A measuring apparatus, as shown in FIG. 1, can be employed. Polyester 5 to be measured is put into a vessel with a pair of electrodes 6 inserted. This vessel is immersed into a heater 4. The polyester 5 is melted and stored at 280 C. under nitrogen atmosphere. Subsequently a voltage is applied from a direct current high voltage generator 1. The specific resistance of the polymer in a melt state can be obtained by putting the values indicated with an ammeter 2 and a voltmeter 3, the electrode area and the distance between the electrodes into the following formula: ##EQU1## wherein: ρ: specific resistance of the polymer in a melt state (Ωcm)

V applied voltage (V)

S:electrode area (cm2)

I:measured electric current (A)

D:distance between the electrodes (cm)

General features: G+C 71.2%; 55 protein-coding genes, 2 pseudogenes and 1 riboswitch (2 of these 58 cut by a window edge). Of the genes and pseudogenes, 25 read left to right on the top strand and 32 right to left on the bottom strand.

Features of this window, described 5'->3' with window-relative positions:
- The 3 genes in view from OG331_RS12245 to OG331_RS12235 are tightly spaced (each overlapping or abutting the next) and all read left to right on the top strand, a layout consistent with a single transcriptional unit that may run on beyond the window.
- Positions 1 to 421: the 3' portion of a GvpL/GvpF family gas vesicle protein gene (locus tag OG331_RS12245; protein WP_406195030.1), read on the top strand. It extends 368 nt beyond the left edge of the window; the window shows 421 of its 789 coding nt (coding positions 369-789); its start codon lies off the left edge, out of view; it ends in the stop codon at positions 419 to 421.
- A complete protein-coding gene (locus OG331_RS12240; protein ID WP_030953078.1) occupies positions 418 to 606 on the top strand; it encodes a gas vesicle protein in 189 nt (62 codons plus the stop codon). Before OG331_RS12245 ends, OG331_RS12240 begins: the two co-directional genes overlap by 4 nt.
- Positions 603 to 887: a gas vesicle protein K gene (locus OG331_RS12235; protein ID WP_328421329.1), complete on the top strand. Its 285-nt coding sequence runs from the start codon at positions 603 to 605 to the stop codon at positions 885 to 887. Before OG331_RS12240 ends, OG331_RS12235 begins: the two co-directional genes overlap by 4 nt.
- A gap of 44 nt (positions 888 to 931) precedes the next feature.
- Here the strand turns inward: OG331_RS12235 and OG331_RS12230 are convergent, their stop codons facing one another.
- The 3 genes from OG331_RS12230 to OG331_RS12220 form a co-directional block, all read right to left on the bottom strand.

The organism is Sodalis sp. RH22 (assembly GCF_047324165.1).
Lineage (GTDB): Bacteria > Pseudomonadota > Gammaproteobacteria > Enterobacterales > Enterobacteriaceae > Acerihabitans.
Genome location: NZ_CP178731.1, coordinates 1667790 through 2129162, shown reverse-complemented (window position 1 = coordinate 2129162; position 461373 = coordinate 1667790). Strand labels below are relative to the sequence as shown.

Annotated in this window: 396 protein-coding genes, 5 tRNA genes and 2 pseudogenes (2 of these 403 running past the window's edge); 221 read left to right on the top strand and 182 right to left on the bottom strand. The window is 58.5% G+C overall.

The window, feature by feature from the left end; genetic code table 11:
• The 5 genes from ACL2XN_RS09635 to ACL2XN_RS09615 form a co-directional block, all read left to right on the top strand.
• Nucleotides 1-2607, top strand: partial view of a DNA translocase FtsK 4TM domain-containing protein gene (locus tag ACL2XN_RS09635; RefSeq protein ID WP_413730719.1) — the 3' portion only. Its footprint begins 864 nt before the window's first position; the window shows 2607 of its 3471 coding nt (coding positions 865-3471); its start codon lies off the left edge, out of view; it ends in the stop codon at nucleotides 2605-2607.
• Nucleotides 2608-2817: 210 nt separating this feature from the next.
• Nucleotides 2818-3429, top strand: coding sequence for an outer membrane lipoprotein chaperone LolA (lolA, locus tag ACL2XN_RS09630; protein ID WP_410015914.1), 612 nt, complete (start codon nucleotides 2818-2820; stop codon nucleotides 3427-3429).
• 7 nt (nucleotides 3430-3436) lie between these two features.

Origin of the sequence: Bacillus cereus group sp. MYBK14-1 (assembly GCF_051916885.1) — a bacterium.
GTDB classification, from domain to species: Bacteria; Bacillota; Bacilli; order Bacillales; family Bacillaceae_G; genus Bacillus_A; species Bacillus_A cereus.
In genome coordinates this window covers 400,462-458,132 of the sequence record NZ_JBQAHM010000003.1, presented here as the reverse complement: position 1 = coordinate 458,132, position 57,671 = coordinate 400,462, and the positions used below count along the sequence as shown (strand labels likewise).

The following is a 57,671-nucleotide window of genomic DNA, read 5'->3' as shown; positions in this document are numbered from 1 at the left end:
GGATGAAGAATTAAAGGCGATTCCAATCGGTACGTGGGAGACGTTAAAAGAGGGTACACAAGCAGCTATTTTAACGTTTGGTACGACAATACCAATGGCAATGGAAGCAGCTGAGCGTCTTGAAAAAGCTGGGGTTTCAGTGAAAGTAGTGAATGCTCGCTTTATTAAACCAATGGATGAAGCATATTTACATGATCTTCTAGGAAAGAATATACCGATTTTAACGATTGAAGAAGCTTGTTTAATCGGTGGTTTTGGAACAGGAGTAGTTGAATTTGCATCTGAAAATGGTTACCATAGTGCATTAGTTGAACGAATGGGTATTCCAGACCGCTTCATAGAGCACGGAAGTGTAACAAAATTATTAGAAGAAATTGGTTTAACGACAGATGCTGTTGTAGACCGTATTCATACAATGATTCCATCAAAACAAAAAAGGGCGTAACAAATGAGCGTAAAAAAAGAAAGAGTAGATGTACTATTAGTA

The specific resistance of the polymer in a melt state of the composite polyester film constituting the sublayer in the present invention is less than 5108 Ωcm, preferably less than 3108 Ω cm and more preferably less than 1108 Ωcm. When the specific resistance of the polymer in a melt state of the polyester comprising the sublayer is not less than 5108 Ωcm, the electrostatic impression casting property decreases and waviness (hereinafter referred to as impression irregularities) readily forms on the film so that film forming productivity decreases. When the specific resistance of the polymer in a melt state of the polyester constituting the sublayer is not less than 1107 Ωcm, the polyester is preferable for thermal stability. When the specific resistance of the polymer in a melt state of the polyester constituting this sublayer is in the range of 0.5108 Ωcm to 2.0108 Ωcm, the film is suitable for a base film for use in a magnetic recording medium, particularly for a base film for use in metal evaporated magnetic tape or metal powder magnetic tape. When this specific resistance of the polymer in a melt state is in the range of 0.1108 Ωcm to 1.0108 Ωcm, the film is suitable as a base film for use in a capacitor or magnetic recording medium.